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JOHN TROWBRIDGE; S. D.
OF THE JEFFERSON PHYSICAL LABORATORY
I am often asked the question, “What is electricity ?” and I have endeavoured in this book to give in a popular manner the present views of scientific men in regard to this question. According to modern ideas, the continuance of all life on the earth is due to the electrical energy which we receive from the sun; and physics, in general, can be defined as that subject which treats of the transformations of energy. I have therefore presented the varied phenomena of electricity in such a manner that the reader can perceive the physicist's reasons for supposing that all space is filled with a medium which transmits electro-magnetic waves to us from the sun.
In Tyndall's Heat as a Node of Motion, Tait's Recent Advances in Physical Science, and Stewart's Conservation of Energy, the relations between work done and heat produced have been treated in a popular manner; but I am not acquainted with any treatise in which Maxwell's great generalization, entitled the ElectroMagnetic Theory of Light, has been made the basis of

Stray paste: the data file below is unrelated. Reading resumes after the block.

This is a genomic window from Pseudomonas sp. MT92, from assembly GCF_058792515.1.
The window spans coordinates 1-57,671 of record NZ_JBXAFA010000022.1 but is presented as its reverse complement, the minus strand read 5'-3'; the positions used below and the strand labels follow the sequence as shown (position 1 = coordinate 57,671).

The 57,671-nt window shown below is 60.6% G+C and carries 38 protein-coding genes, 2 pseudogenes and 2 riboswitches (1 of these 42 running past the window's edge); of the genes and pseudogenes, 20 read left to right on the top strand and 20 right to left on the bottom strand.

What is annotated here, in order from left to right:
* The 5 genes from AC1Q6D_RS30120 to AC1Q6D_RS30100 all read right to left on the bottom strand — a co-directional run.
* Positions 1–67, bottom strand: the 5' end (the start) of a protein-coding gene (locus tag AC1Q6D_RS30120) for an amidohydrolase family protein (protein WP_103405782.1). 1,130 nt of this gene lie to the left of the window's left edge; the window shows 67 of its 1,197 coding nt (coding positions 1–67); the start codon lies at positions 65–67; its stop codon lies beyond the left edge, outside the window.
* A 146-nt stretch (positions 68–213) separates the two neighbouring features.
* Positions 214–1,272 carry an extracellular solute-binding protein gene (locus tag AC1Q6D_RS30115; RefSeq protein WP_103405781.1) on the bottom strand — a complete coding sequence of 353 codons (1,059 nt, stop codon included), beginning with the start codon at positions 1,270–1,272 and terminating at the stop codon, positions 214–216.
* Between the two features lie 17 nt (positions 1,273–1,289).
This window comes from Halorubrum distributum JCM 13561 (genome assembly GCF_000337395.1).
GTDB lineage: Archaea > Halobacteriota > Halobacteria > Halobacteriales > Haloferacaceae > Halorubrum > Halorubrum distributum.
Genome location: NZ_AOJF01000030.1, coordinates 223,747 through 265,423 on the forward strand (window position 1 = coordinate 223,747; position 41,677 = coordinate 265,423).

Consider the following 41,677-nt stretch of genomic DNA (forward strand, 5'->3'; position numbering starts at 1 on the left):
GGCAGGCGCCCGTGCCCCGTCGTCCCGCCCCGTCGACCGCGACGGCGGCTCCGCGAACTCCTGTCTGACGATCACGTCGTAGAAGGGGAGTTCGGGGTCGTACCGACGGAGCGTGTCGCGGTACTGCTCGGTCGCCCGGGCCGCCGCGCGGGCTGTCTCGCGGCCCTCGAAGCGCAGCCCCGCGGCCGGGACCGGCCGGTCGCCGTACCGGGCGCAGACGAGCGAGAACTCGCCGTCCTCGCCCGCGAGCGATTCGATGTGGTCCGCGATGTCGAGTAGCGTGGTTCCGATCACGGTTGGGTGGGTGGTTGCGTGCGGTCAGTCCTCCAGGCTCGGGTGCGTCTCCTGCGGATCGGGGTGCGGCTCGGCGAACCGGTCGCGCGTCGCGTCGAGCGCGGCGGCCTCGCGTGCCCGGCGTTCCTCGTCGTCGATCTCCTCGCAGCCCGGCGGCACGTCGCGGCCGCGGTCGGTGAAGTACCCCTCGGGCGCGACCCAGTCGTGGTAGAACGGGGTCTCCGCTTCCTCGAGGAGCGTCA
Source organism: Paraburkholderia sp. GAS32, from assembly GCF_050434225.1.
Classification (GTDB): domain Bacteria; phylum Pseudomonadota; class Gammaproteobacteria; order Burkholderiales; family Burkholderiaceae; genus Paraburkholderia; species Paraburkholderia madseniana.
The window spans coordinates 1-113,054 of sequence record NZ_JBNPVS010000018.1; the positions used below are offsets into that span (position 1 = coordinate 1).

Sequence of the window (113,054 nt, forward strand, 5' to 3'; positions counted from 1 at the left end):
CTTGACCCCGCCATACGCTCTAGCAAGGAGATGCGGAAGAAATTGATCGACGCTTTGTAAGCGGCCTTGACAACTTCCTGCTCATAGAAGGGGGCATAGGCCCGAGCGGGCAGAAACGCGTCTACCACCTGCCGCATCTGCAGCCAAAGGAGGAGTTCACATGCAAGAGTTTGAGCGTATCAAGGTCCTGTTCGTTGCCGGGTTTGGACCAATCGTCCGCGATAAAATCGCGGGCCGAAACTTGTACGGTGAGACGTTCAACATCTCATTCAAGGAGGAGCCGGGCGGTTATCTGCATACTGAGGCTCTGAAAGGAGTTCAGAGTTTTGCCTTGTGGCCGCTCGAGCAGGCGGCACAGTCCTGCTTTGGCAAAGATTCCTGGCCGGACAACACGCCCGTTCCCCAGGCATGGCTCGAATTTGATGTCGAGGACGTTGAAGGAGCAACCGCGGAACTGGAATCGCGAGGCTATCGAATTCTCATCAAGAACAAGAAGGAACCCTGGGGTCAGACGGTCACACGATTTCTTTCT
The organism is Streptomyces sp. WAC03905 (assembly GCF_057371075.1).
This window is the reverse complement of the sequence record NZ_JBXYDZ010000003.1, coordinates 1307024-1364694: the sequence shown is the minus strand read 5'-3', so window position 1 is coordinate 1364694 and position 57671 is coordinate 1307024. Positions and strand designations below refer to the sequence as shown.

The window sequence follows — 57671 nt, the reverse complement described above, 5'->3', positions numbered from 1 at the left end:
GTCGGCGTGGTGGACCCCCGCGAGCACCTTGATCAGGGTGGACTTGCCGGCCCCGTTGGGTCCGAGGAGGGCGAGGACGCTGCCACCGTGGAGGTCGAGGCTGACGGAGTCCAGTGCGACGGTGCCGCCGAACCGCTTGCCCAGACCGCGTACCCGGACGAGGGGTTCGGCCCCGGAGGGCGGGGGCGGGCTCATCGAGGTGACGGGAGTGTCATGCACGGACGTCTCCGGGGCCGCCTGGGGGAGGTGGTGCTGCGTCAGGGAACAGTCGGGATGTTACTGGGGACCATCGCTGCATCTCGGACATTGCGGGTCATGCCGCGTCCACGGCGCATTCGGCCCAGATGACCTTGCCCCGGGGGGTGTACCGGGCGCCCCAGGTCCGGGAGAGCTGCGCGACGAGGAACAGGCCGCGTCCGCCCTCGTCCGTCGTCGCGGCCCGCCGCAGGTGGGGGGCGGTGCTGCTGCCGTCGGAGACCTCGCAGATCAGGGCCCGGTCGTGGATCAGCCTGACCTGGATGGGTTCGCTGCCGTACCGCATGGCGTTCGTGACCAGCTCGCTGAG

a popular treatment. The wide-embracing nature of this theory can be seen when we realize that, according to it, all phenomena of light, heat as well as those of electricity, are manifestations of electrical energy.
I have used in this treatise various popular lectures which I have delivered, and certain articles which I have published in the Chautauquan, the Popular Science Monthly, the American Journal of Science, and the London Philosophical Magazine.
I realize fully the difficulty of stating accurately in a popular exposition what is more definitely expressed in mathematical language. If I have succeeded in giving the general reader an idea of the present direction of investigation in the science of electricity I shall consider myself fortunate.